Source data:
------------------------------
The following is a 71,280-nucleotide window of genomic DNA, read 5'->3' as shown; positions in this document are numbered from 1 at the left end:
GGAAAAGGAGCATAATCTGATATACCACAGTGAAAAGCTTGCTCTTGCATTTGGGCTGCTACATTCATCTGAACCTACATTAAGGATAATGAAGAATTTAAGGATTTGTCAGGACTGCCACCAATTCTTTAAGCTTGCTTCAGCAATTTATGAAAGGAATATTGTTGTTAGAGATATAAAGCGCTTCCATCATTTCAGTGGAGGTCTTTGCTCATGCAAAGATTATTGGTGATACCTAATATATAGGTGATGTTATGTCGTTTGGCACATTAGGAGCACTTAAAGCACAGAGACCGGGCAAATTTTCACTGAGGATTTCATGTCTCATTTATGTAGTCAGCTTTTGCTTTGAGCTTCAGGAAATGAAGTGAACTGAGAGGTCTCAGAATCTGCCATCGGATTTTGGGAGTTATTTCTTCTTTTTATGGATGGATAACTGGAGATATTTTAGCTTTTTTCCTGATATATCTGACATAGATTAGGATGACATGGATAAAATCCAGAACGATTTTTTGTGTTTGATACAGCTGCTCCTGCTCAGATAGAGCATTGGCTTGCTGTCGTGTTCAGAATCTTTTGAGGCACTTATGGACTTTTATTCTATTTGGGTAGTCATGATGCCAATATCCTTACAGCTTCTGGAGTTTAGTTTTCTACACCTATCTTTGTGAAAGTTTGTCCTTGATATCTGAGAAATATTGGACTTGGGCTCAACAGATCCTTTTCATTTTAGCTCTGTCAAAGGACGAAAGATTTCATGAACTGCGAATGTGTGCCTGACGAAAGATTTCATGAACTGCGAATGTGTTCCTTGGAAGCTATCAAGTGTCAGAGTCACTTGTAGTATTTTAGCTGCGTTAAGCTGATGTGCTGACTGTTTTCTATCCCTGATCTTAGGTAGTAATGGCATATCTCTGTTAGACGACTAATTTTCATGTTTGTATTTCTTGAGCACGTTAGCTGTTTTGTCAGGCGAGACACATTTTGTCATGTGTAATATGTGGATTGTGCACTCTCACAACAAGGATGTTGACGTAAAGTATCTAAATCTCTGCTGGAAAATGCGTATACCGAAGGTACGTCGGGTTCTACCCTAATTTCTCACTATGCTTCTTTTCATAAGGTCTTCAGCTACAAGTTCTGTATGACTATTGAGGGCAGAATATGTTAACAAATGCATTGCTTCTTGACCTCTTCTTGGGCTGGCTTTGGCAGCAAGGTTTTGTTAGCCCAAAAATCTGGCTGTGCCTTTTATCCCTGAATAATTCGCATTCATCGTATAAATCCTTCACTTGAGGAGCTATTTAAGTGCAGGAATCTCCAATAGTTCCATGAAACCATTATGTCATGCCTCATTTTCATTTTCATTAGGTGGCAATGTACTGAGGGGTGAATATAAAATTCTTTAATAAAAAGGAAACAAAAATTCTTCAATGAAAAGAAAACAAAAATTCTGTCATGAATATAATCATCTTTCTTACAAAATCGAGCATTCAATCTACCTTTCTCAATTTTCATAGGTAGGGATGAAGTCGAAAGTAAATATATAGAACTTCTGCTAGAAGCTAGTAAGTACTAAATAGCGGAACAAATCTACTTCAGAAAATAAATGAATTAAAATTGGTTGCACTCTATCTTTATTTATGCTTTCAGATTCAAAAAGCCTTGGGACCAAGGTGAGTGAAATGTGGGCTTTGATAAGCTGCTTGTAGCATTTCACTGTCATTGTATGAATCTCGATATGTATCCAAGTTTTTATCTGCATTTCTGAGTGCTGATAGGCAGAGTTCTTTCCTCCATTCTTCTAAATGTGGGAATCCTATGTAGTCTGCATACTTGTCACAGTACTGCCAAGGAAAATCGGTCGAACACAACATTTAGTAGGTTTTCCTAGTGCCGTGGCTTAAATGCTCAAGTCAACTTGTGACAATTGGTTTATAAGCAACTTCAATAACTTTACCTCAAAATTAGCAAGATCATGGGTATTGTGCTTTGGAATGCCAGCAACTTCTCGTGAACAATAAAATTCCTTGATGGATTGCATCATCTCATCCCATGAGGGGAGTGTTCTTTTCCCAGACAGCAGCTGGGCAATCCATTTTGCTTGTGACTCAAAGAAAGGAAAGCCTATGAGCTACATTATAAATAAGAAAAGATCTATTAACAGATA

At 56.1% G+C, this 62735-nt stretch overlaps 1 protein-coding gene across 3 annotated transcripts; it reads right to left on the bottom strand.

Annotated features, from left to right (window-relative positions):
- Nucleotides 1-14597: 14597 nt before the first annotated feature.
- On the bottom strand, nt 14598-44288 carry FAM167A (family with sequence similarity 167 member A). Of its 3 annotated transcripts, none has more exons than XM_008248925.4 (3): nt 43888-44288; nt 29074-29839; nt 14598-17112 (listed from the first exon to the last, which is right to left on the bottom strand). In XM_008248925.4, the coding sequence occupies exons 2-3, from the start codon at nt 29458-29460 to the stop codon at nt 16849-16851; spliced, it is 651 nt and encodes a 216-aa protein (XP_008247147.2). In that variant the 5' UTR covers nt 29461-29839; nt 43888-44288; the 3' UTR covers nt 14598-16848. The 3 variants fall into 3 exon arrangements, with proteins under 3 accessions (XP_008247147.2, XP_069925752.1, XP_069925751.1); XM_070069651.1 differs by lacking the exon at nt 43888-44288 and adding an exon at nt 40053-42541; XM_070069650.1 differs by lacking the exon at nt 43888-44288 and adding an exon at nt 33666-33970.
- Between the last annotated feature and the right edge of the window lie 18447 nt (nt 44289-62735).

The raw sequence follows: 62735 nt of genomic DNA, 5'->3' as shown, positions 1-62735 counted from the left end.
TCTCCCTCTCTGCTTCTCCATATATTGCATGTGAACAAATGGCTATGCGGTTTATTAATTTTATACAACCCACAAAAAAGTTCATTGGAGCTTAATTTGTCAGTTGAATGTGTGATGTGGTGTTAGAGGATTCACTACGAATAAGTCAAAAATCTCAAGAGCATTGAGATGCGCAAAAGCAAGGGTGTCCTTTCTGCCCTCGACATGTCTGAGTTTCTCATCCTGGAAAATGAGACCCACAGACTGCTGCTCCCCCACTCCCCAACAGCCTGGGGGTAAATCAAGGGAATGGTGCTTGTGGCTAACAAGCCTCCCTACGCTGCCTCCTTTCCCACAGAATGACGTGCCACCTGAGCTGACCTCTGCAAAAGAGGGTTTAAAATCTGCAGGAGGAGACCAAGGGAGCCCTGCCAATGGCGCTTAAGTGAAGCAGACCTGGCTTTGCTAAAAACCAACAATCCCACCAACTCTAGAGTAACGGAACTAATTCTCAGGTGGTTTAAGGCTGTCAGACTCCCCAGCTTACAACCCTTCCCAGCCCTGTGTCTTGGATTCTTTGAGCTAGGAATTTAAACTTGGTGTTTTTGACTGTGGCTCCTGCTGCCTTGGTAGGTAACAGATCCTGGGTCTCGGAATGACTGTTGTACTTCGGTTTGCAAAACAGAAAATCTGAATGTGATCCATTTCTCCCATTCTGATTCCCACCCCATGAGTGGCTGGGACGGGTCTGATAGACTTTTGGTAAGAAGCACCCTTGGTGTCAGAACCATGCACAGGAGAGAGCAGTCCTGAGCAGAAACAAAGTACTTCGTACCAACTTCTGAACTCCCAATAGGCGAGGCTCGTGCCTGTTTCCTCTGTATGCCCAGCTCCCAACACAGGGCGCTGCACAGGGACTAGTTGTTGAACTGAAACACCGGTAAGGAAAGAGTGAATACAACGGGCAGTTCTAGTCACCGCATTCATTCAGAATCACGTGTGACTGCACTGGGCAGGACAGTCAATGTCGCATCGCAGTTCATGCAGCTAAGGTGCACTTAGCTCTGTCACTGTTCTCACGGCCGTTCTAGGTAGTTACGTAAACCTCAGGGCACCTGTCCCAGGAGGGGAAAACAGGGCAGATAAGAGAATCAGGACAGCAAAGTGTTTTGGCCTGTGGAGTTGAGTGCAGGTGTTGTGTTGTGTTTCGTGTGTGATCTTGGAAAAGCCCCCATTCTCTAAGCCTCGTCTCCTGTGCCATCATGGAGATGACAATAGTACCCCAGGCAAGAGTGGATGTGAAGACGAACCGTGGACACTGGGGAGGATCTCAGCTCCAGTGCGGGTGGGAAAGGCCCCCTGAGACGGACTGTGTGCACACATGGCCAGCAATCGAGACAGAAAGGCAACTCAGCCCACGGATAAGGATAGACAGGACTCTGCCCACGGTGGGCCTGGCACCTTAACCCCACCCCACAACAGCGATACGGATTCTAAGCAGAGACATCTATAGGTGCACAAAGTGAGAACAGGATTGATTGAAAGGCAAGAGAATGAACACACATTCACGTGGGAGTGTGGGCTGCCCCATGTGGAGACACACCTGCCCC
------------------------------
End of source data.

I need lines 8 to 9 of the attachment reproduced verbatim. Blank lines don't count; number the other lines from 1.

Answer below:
The raw sequence follows: 62735 nt of genomic DNA, 5'->3' as shown, positions 1-62735 counted from the left end.
TCTCCCTCTCTGCTTCTCCATATATTGCATGTGAACAAATGGCTATGCGGTTTATTAATTTTATACAACCCACAAAAAAGTTCATTGGAGCTTAATTTGTCAGTTGAATGTGTGATGTGGTGTTAGAGGATTCACTACGAATAAGTCAAAAATCTCAAGAGCATTGAGATGCGCAAAAGCAAGGGTGTCCTTTCTGCCCTCGACATGTCTGAGTTTCTCATCCTGGAAAATGAGACCCACAGACTGCTGCTCCCCCACTCCCCAACAGCCTGGGGGTAAATCAAGGGAATGGTGCTTGTGGCTAACAAGCCTCCCTACGCTGCCTCCTTTCCCACAGAATGACGTGCCACCTGAGCTGACCTCTGCAAAAGAGGGTTTAAAATCTGCAGGAGGAGACCAAGGGAGCCCTGCCAATGGCGCTTAAGTGAAGCAGACCTGGCTTTGCTAAAAACCAACAATCCCACCAACTCTAGAGTAACGGAACTAATTCTCAGGTGGTTTAAGGCTGTCAGACTCCCCAGCTTACAACCCTTCCCAGCCCTGTGTCTTGGATTCTTTGAGCTAGGAATTTAAACTTGGTGTTTTTGACTGTGGCTCCTGCTGCCTTGGTAGGTAACAGATCCTGGGTCTCGGAATGACTGTTGTACTTCGGTTTGCAAAACAGAAAATCTGAATGTGATCCATTTCTCCCATTCTGATTCCCACCCCATGAGTGGCTGGGACGGGTCTGATAGACTTTTGGTAAGAAGCACCCTTGGTGTCAGAACCATGCACAGGAGAGAGCAGTCCTGAGCAGAAACAAAGTACTTCGTACCAACTTCTGAACTCCCAATAGGCGAGGCTCGTGCCTGTTTCCTCTGTATGCCCAGCTCCCAACACAGGGCGCTGCACAGGGACTAGTTGTTGAACTGAAACACCGGTAAGGAAAGAGTGAATACAACGGGCAGTTCTAGTCACCGCATTCATTCAGAATCACGTGTGACTGCACTGGGCAGGACAGTCAATGTCGCATCGCAGTTCATGCAGCTAAGGTGCACTTAGCTCTGTCACTGTTCTCACGGCCGTTCTAGGTAGTTACGTAAACCTCAGGGCACCTGTCCCAGGAGGGGAAAACAGGGCAGATAAGAGAATCAGGACAGCAAAGTGTTTTGGCCTGTGGAGTTGAGTGCAGGTGTTGTGTTGTGTTTCGTGTGTGATCTTGGAAAAGCCCCCATTCTCTAAGCCTCGTCTCCTGTGCCATCATGGAGATGACAATAGTACCCCAGGCAAGAGTGGATGTGAAGACGAACCGTGGACACTGGGGAGGATCTCAGCTCCAGTGCGGGTGGGAAAGGCCCCCTGAGACGGACTGTGTGCACACATGGCCAGCAATCGAGACAGAAAGGCAACTCAGCCCACGGATAAGGATAGACAGGACTCTGCCCACGGTGGGCCTGGCACCTTAACCCCACCCCACAACAGCGATACGGATTCTAAGCAGAGACATCTATAGGTGCACAAAGTGAGAACAGGATTGATTGAAAGGCAAGAGAATGAACACACATTCACGTGGGAGTGTGGGCTGCCCCATGTGGAGACACACCTGCCCC